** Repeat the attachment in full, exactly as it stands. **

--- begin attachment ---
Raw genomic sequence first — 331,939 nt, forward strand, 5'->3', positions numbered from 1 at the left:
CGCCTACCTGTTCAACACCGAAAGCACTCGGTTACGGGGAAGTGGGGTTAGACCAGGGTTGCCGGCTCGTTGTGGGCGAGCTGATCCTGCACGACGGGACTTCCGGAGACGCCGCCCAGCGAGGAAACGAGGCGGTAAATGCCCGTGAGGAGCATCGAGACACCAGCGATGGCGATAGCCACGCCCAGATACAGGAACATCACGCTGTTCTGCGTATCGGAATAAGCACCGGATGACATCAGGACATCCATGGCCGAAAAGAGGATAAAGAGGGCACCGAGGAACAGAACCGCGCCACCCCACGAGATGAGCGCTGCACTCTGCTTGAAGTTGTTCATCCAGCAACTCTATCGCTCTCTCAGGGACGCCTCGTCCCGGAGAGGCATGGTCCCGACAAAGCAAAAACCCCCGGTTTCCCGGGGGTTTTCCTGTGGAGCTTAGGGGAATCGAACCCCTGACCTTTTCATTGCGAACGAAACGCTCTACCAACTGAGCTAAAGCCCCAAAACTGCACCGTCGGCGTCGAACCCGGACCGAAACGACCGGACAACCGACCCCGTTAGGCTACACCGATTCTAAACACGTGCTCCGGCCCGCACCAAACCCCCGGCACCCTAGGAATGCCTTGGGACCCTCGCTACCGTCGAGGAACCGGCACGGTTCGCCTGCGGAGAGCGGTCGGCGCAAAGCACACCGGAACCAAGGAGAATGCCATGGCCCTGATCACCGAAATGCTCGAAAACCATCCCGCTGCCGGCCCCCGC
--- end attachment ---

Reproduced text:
Raw genomic sequence first — 331,939 nt, forward strand, 5'->3', positions numbered from 1 at the left:
CGCCTACCTGTTCAACACCGAAAGCACTCGGTTACGGGGAAGTGGGGTTAGACCAGGGTTGCCGGCTCGTTGTGGGCGAGCTGATCCTGCACGACGGGACTTCCGGAGACGCCGCCCAGCGAGGAAACGAGGCGGTAAATGCCCGTGAGGAGCATCGAGACACCAGCGATGGCGATAGCCACGCCCAGATACAGGAACATCACGCTGTTCTGCGTATCGGAATAAGCACCGGATGACATCAGGACATCCATGGCCGAAAAGAGGATAAAGAGGGCACCGAGGAACAGAACCGCGCCACCCCACGAGATGAGCGCTGCACTCTGCTTGAAGTTGTTCATCCAGCAACTCTATCGCTCTCTCAGGGACGCCTCGTCCCGGAGAGGCATGGTCCCGACAAAGCAAAAACCCCCGGTTTCCCGGGGGTTTTCCTGTGGAGCTTAGGGGAATCGAACCCCTGACCTTTTCATTGCGAACGAAACGCTCTACCAACTGAGCTAAAGCCCCAAAACTGCACCGTCGGCGTCGAACCCGGACCGAAACGACCGGACAACCGACCCCGTTAGGCTACACCGATTCTAAACACGTGCTCCGGCCCGCACCAAACCCCCGGCACCCTAGGAATGCCTTGGGACCCTCGCTACCGTCGAGGAACCGGCACGGTTCGCCTGCGGAGAGCGGTCGGCGCAAAGCACACCGGAACCAAGGAGAATGCCATGGCCCTGATCACCGAAATGCTCGAAAACCATCCCGCTGCCGGCCCCCGC